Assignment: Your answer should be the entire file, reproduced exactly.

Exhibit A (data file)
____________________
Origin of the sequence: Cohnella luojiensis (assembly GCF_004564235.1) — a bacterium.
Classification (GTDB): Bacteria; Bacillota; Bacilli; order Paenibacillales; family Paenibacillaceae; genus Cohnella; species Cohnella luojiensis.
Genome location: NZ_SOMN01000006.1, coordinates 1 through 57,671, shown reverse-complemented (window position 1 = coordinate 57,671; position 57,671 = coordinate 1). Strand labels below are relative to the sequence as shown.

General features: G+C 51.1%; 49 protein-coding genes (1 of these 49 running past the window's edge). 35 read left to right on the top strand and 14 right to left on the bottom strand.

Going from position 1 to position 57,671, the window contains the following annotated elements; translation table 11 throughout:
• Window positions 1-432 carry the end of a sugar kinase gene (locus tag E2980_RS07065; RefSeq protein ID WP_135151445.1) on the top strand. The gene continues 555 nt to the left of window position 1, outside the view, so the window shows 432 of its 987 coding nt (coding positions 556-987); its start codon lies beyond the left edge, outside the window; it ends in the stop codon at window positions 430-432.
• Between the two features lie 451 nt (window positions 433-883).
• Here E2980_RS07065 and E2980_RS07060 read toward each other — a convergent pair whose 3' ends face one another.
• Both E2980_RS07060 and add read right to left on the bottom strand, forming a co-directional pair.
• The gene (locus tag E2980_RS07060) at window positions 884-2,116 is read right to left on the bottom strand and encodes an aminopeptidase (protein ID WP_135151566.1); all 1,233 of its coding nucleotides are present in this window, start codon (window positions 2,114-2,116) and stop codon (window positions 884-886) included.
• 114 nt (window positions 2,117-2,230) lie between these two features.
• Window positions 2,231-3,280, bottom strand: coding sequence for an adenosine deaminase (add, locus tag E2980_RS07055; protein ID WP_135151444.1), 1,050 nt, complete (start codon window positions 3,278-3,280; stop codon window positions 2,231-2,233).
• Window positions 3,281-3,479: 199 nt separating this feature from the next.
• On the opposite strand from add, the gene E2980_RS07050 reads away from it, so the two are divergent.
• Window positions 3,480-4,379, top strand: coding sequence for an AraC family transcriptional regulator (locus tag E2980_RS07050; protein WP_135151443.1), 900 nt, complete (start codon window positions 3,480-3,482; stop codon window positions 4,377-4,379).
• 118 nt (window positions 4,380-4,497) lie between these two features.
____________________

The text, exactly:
Origin of the sequence: Cohnella luojiensis (assembly GCF_004564235.1) — a bacterium.
Classification (GTDB): Bacteria; Bacillota; Bacilli; order Paenibacillales; family Paenibacillaceae; genus Cohnella; species Cohnella luojiensis.
Genome location: NZ_SOMN01000006.1, coordinates 1 through 57,671, shown reverse-complemented (window position 1 = coordinate 57,671; position 57,671 = coordinate 1). Strand labels below are relative to the sequence as shown.

General features: G+C 51.1%; 49 protein-coding genes (1 of these 49 running past the window's edge). 35 read left to right on the top strand and 14 right to left on the bottom strand.

Going from position 1 to position 57,671, the window contains the following annotated elements; translation table 11 throughout:
• Window positions 1-432 carry the end of a sugar kinase gene (locus tag E2980_RS07065; RefSeq protein ID WP_135151445.1) on the top strand. The gene continues 555 nt to the left of window position 1, outside the view, so the window shows 432 of its 987 coding nt (coding positions 556-987); its start codon lies beyond the left edge, outside the window; it ends in the stop codon at window positions 430-432.
• Between the two features lie 451 nt (window positions 433-883).
• Here E2980_RS07065 and E2980_RS07060 read toward each other — a convergent pair whose 3' ends face one another.
• Both E2980_RS07060 and add read right to left on the bottom strand, forming a co-directional pair.
• The gene (locus tag E2980_RS07060) at window positions 884-2,116 is read right to left on the bottom strand and encodes an aminopeptidase (protein ID WP_135151566.1); all 1,233 of its coding nucleotides are present in this window, start codon (window positions 2,114-2,116) and stop codon (window positions 884-886) included.
• 114 nt (window positions 2,117-2,230) lie between these two features.
• Window positions 2,231-3,280, bottom strand: coding sequence for an adenosine deaminase (add, locus tag E2980_RS07055; protein ID WP_135151444.1), 1,050 nt, complete (start codon window positions 3,278-3,280; stop codon window positions 2,231-2,233).
• Window positions 3,281-3,479: 199 nt separating this feature from the next.
• On the opposite strand from add, the gene E2980_RS07050 reads away from it, so the two are divergent.
• Window positions 3,480-4,379, top strand: coding sequence for an AraC family transcriptional regulator (locus tag E2980_RS07050; protein WP_135151443.1), 900 nt, complete (start codon window positions 3,480-3,482; stop codon window positions 4,377-4,379).
• 118 nt (window positions 4,380-4,497) lie between these two features.